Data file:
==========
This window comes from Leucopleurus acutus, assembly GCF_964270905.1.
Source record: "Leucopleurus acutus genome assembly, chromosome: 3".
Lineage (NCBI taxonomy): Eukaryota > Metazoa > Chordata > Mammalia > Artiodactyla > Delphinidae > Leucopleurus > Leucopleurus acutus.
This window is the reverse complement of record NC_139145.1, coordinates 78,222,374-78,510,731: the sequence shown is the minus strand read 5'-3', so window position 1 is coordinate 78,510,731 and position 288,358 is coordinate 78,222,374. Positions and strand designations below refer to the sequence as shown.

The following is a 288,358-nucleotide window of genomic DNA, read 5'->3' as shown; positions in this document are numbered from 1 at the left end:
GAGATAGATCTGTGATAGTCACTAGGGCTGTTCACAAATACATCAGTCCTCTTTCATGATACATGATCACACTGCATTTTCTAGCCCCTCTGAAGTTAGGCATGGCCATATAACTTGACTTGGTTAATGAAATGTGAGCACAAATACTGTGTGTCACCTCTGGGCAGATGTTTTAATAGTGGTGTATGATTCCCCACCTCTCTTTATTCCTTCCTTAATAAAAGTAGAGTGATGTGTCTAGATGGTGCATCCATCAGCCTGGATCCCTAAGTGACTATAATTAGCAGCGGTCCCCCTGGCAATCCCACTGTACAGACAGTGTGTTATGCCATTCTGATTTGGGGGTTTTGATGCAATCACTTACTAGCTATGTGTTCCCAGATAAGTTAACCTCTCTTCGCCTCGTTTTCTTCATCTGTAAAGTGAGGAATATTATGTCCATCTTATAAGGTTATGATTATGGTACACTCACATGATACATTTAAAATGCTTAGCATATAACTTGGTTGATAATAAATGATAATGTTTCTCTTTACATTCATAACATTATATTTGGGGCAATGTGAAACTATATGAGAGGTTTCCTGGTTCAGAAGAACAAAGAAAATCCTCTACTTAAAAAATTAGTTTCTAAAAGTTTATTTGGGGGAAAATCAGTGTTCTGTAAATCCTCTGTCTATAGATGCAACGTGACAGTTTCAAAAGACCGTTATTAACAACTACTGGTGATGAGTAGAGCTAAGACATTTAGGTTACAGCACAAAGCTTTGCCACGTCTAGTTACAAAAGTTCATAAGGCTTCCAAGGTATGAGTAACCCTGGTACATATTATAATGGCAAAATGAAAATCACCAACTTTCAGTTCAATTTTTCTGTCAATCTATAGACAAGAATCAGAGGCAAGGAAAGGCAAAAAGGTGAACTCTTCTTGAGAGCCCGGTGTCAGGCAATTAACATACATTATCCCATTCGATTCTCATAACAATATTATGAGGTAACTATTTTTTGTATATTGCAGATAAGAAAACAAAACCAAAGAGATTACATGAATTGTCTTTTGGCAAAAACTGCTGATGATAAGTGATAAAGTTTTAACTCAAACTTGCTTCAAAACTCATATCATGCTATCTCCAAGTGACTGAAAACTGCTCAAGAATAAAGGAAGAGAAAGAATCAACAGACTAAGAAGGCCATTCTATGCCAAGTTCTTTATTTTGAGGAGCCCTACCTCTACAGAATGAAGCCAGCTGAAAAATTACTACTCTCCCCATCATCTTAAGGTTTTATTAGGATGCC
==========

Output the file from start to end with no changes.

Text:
This window comes from Leucopleurus acutus, assembly GCF_964270905.1.
Source record: "Leucopleurus acutus genome assembly, chromosome: 3".
Lineage (NCBI taxonomy): Eukaryota > Metazoa > Chordata > Mammalia > Artiodactyla > Delphinidae > Leucopleurus > Leucopleurus acutus.
This window is the reverse complement of record NC_139145.1, coordinates 78,222,374-78,510,731: the sequence shown is the minus strand read 5'-3', so window position 1 is coordinate 78,510,731 and position 288,358 is coordinate 78,222,374. Positions and strand designations below refer to the sequence as shown.

The following is a 288,358-nucleotide window of genomic DNA, read 5'->3' as shown; positions in this document are numbered from 1 at the left end:
GAGATAGATCTGTGATAGTCACTAGGGCTGTTCACAAATACATCAGTCCTCTTTCATGATACATGATCACACTGCATTTTCTAGCCCCTCTGAAGTTAGGCATGGCCATATAACTTGACTTGGTTAATGAAATGTGAGCACAAATACTGTGTGTCACCTCTGGGCAGATGTTTTAATAGTGGTGTATGATTCCCCACCTCTCTTTATTCCTTCCTTAATAAAAGTAGAGTGATGTGTCTAGATGGTGCATCCATCAGCCTGGATCCCTAAGTGACTATAATTAGCAGCGGTCCCCCTGGCAATCCCACTGTACAGACAGTGTGTTATGCCATTCTGATTTGGGGGTTTTGATGCAATCACTTACTAGCTATGTGTTCCCAGATAAGTTAACCTCTCTTCGCCTCGTTTTCTTCATCTGTAAAGTGAGGAATATTATGTCCATCTTATAAGGTTATGATTATGGTACACTCACATGATACATTTAAAATGCTTAGCATATAACTTGGTTGATAATAAATGATAATGTTTCTCTTTACATTCATAACATTATATTTGGGGCAATGTGAAACTATATGAGAGGTTTCCTGGTTCAGAAGAACAAAGAAAATCCTCTACTTAAAAAATTAGTTTCTAAAAGTTTATTTGGGGGAAAATCAGTGTTCTGTAAATCCTCTGTCTATAGATGCAACGTGACAGTTTCAAAAGACCGTTATTAACAACTACTGGTGATGAGTAGAGCTAAGACATTTAGGTTACAGCACAAAGCTTTGCCACGTCTAGTTACAAAAGTTCATAAGGCTTCCAAGGTATGAGTAACCCTGGTACATATTATAATGGCAAAATGAAAATCACCAACTTTCAGTTCAATTTTTCTGTCAATCTATAGACAAGAATCAGAGGCAAGGAAAGGCAAAAAGGTGAACTCTTCTTGAGAGCCCGGTGTCAGGCAATTAACATACATTATCCCATTCGATTCTCATAACAATATTATGAGGTAACTATTTTTTGTATATTGCAGATAAGAAAACAAAACCAAAGAGATTACATGAATTGTCTTTTGGCAAAAACTGCTGATGATAAGTGATAAAGTTTTAACTCAAACTTGCTTCAAAACTCATATCATGCTATCTCCAAGTGACTGAAAACTGCTCAAGAATAAAGGAAGAGAAAGAATCAACAGACTAAGAAGGCCATTCTATGCCAAGTTCTTTATTTTGAGGAGCCCTACCTCTACAGAATGAAGCCAGCTGAAAAATTACTACTCTCCCCATCATCTTAAGGTTTTATTAGGATGCC